Reporting focused on two types of areas: collapsed or damaged buildings, and relief collection centers or shelters. Information about collapsed and damaged areas included the specific type of building usage, infrastructure, and damage incurred. Reports on relief collection centers and shelters included the name, contact details, working hours, and operating dates. For both categories, contributors needed to include the exact location, along with such details as the name of and contact details for any sources; requested aid, such as medicines, food, sanitation supplies, or tools; requested or available volunteers and other supports, for example, rescuers, translators, and doctors. These reports were then shared, in visually striking ways, through the website and social media, as well as on the online map. Antonio Martínez from Horizontal called it “a socially engineered citizen logistics machinery.”

Disaster relief and inequality

Verificado19s continued to be used by thousands of people eager to help in the earthquake’s aftermath. The platform became the most up-to-date source of information about post-earthquake conditions in Mexico, with 36,000 followers on Twitter. Its creators are hoping to find scholars and researchers interested in documenting their methodology, so it can be used in other disaster response efforts. Now that rescue missions have concluded in Mexico City, Verificado19s is trying to shed more light on the needs of affected areas in the states of Puebla, Morelos, Oaxaca, and Chiapas. While these areas have been supported by Verificado19s since its inception, they have received much less media attention—and less disaster relief.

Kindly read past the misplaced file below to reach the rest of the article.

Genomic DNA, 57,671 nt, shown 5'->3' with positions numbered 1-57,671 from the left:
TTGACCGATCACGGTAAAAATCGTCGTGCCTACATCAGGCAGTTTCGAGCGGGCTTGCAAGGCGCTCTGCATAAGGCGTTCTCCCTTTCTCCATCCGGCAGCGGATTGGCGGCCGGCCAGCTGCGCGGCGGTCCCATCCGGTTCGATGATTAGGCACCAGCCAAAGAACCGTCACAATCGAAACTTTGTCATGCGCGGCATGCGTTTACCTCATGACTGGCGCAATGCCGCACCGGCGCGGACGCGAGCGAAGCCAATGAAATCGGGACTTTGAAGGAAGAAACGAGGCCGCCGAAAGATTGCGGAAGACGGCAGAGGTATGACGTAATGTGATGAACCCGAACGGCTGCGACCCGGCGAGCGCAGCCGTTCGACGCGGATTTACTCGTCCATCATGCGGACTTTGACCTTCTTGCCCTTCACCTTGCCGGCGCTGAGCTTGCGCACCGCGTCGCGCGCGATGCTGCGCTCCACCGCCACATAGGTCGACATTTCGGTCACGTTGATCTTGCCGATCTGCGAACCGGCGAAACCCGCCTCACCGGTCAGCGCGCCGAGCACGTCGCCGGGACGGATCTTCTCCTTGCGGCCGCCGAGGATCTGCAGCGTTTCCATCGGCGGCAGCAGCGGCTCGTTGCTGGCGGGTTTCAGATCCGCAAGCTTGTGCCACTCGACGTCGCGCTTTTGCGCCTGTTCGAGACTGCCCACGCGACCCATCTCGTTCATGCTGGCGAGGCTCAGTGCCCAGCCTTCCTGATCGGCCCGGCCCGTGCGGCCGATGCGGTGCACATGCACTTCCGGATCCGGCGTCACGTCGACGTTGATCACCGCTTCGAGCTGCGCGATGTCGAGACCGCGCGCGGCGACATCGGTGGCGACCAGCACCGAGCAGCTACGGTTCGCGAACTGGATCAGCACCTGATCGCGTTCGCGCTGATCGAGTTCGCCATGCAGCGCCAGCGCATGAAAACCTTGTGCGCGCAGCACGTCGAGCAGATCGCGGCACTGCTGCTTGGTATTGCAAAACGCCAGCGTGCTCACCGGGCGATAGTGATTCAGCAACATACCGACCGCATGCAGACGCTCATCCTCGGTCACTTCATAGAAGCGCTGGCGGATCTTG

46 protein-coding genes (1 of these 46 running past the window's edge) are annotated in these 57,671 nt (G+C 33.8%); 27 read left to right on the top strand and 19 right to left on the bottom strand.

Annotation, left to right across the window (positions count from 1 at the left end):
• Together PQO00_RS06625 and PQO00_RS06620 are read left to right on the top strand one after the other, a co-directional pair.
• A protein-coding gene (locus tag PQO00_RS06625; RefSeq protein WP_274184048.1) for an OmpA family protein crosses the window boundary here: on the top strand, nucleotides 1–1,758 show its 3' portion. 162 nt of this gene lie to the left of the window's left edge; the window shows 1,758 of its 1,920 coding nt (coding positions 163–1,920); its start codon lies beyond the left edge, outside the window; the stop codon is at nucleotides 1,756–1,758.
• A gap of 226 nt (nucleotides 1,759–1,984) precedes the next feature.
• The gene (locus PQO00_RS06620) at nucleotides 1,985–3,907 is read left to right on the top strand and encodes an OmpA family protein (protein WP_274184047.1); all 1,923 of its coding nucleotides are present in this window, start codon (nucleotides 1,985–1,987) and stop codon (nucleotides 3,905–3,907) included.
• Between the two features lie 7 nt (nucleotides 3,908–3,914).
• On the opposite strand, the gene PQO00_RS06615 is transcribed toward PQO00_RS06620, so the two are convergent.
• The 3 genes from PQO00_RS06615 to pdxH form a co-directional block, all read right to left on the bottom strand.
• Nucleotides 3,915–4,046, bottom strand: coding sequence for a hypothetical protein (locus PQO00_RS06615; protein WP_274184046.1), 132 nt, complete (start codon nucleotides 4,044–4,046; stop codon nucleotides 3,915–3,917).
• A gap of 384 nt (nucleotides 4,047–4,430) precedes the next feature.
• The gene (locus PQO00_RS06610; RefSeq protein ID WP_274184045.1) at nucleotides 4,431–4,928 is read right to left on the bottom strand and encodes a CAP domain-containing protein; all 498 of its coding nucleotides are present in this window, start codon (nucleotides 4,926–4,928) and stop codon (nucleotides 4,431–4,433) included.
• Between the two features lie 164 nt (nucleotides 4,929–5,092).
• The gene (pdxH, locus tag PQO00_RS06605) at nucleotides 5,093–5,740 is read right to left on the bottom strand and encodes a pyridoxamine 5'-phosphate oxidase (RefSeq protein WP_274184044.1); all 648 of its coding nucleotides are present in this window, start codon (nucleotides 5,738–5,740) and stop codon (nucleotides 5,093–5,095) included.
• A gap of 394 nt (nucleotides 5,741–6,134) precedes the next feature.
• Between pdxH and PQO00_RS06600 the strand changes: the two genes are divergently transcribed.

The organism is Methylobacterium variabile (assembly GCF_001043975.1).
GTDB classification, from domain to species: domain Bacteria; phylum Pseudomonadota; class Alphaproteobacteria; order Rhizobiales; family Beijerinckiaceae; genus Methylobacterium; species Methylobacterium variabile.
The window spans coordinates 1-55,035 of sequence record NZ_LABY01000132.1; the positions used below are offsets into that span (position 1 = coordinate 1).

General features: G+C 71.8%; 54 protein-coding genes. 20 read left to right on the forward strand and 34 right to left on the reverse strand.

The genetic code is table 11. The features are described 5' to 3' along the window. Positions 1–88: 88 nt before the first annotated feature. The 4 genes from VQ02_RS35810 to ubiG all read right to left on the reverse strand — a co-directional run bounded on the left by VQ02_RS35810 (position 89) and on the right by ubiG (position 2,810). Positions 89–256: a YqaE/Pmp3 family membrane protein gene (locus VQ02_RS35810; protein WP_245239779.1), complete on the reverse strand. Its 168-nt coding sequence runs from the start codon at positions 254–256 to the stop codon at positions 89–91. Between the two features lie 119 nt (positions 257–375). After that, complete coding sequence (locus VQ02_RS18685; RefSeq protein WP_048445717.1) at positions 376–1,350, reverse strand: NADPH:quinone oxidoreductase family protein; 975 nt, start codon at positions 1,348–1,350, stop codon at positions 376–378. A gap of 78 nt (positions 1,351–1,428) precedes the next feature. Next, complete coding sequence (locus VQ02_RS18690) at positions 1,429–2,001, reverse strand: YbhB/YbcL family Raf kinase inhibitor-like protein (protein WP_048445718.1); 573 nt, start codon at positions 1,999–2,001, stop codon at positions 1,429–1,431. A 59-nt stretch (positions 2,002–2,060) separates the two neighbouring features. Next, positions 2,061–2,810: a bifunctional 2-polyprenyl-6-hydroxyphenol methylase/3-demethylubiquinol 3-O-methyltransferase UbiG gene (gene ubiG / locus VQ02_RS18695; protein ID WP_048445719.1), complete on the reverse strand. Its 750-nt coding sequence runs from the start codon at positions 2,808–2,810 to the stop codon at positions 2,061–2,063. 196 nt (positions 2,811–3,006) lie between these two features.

As seen in other disasters around the world, it is in times of crisis that deep-rooted issues rise to the surface. The 19s earthquake has brought Mexico’s long-standing inequalities to light and highlighted the state’s ineffectiveness in responding to the needs of its own citizens, particularly those who are marginalized and vulnerable. As Sandra Patargo explained, “We knew it wasn’t our responsibility to keep citizens informed about the earthquake, but we had to fill in a gap left by a slow-responding government.” Now, as the response advances, Verificado19s is focused not only on figuring out the best way to contribute to immediate reconstruction efforts but also on improving future disaster relief services—including the day-to-day conditions and circumstances that complicate it. With questions put forward in a public statement, the group seeks to engage the government about solutions, open an ongoing dialogue, and insist on transparency in the use of public reconstruction funds.

From the beginning, having a network of trusted partners, friends, and organizations with a proven track record of protecting human rights and promoting social justice was key to the success of this initiative. This network, combined with the innovative use of technology, became a means for fighting misinformation that might otherwise have delayed or undermined urgent rescue efforts. The Verificado19s platform was possible thanks to support from many organizations, including some of our grantees: Article 19, Centro de Derechos Humanos Miguel Agustín Pro Juárez, Cencos, Horizontal, Oxfam, R3D, Serapaz, and Social Tic.

We are humbled by the tireless efforts of these organizations and by the many citizens and volunteers who gave their time, labor, and resources in the face of this crisis. We also admire the insistence of the creators of Verificado19s that the platform they built doesn’t belong to anyone in particular—everyone is encouraged to use it and improve it. It is precisely this kind of commitment, creativity, and collective action that will be key to the long and complex reconstruction process yet to come.